The Republicans won nothing: Why losing a couple of state races is the best thing possible for Democrats

Democrats must stop kicking themselves about legislative losses: Real progressive change scares people at first

Published November 22, 2015 8:29PM (EST)

  (AP/Charles Rex Arbogast)
(AP/Charles Rex Arbogast)

Last Tuesday was the final off-year election of the Barack Obama era, and it was a mixed bag for both parties. Republicans scored a big upset in the Kentucky governor’s race and held the state Senate in Virginia by one seat, but Democrats took control of Pennsylvania’s Supreme Court. Ballot measures throughout the nation were equally mixed as a pro-LGBT initiative failed in Houston, a clean elections referendum passed in Maine, and a flawed marijuana regulatory regime was handily rejected in Ohio. Unlike most elections in the Obama era, 2015 wasn’t much of a wave in either party’s direction.

Many political commentators didn’t see it that way. Vox’s Matt Yglesias called the loss in Virginia a “disaster.” Molly Ball at the Atlantic declared that Democrats’ efforts on social issues have doomed their electoral chances. One viral tweet stated that, “Under President Obama, Democrats have lost 900+ state legislature seats, 12 governors, 69 House seats, 13 Senate seats. That's some legacy.” While not exactly false, it ignores the nationwide wave of Obama’s 2008 campaign, which gave Democrats historic margins in Congress. When you start off with 60 senators and 255 House members, your numbers can only really go down.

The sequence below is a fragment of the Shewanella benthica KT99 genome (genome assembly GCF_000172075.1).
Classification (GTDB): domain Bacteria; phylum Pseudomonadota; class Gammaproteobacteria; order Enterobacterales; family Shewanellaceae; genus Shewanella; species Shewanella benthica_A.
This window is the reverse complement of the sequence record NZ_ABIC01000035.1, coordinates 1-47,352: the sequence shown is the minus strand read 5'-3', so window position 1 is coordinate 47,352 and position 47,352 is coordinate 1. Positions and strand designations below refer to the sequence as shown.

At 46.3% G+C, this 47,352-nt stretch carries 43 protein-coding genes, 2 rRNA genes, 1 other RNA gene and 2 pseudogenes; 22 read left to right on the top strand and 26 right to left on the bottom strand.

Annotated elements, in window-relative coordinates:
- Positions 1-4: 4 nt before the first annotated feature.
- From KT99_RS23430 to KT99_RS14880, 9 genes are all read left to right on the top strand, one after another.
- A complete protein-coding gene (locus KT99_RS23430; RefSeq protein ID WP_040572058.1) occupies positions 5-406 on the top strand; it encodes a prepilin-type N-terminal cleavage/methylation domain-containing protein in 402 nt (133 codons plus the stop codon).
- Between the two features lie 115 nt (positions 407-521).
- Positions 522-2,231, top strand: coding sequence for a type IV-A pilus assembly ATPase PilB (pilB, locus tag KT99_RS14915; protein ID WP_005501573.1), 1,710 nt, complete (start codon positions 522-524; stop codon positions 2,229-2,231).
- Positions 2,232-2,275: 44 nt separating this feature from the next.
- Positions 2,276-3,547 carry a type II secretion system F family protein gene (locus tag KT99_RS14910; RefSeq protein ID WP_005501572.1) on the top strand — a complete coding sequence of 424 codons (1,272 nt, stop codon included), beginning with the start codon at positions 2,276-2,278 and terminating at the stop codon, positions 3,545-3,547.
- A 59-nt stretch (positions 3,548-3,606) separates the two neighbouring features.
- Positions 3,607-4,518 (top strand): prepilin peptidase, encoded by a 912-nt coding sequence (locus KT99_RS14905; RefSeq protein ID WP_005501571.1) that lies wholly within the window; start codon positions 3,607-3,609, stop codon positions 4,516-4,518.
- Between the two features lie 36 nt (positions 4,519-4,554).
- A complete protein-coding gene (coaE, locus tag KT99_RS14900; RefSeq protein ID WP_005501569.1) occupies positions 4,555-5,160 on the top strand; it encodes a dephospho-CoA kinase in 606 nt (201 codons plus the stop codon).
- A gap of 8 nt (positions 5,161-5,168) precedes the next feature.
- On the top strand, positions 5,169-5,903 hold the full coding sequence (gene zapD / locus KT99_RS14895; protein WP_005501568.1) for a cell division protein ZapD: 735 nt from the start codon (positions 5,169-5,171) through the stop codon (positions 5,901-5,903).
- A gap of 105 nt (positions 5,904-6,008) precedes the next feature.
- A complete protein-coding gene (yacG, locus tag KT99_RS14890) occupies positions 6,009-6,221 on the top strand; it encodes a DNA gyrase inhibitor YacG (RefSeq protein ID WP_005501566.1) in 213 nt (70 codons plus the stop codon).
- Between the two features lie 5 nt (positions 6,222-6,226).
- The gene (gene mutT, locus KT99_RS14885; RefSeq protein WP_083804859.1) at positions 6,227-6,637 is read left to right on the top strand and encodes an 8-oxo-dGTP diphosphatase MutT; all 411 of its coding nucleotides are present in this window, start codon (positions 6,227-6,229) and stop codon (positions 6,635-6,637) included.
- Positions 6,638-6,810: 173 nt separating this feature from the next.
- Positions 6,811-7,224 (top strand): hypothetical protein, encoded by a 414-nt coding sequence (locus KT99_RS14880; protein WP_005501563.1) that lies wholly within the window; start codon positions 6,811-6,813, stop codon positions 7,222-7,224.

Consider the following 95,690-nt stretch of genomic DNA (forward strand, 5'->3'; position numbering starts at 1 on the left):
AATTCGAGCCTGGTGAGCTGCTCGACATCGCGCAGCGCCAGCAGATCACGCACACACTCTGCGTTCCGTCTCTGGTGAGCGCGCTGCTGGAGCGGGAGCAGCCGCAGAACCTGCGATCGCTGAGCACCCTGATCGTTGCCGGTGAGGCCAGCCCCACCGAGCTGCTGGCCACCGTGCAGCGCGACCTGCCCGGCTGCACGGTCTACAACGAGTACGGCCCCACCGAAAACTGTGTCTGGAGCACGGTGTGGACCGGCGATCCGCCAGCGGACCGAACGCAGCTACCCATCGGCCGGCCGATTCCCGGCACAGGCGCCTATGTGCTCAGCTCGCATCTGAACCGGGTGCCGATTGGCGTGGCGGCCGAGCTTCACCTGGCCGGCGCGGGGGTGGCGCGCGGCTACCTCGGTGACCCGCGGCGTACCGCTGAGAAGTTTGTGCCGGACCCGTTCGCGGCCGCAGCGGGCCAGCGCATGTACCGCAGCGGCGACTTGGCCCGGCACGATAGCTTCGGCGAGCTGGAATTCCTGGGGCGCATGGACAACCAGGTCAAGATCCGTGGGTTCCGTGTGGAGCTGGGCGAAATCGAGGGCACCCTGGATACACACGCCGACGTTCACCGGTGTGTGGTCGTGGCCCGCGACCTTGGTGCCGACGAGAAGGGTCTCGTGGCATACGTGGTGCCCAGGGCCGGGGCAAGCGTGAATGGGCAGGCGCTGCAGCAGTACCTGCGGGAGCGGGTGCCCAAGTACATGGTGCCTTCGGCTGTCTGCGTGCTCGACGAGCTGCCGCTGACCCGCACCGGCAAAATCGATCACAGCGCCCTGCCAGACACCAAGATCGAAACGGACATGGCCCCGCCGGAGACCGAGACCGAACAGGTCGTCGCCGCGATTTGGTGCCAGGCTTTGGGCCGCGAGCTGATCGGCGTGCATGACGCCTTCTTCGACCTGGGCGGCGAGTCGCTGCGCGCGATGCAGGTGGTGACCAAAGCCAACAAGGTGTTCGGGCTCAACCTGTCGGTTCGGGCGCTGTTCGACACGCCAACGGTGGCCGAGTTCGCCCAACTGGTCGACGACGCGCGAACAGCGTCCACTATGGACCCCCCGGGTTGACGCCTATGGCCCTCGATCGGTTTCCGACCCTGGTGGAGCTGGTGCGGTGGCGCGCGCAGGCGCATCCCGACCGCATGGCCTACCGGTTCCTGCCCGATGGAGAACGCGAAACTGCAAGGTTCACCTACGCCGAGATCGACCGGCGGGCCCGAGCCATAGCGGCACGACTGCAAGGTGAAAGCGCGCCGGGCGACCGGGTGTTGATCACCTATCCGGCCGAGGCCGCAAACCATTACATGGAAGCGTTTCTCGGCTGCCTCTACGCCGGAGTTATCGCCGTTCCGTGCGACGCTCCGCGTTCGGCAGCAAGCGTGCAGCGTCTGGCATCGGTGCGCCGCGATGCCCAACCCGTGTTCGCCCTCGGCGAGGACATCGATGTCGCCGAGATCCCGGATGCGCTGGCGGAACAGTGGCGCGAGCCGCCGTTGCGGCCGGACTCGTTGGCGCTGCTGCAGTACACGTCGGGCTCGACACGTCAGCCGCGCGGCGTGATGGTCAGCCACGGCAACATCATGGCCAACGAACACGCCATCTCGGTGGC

The hyperbole surrounding the results of the 2015 election masks the fact that while Republicans have indeed racked up major gains in practically every level of government under President Obama, it’s only been the result of major progressive change. Furthermore, any alternative scenario where Barack Obama played it safe and didn’t try to reform our healthcare system or otherwise enact his progressive agenda would have likely been deemed a failure by Democratic standards, regardless of electoral outcomes.

Put another way, Democrats under Barack Obama have long faced a choice: either govern modestly and enjoy electoral success, or push the boundaries of progress and suffer the blowback. History suggests you cannot do both at the same time, and for better or for worse, Barack Obama usually chose progress over popularity.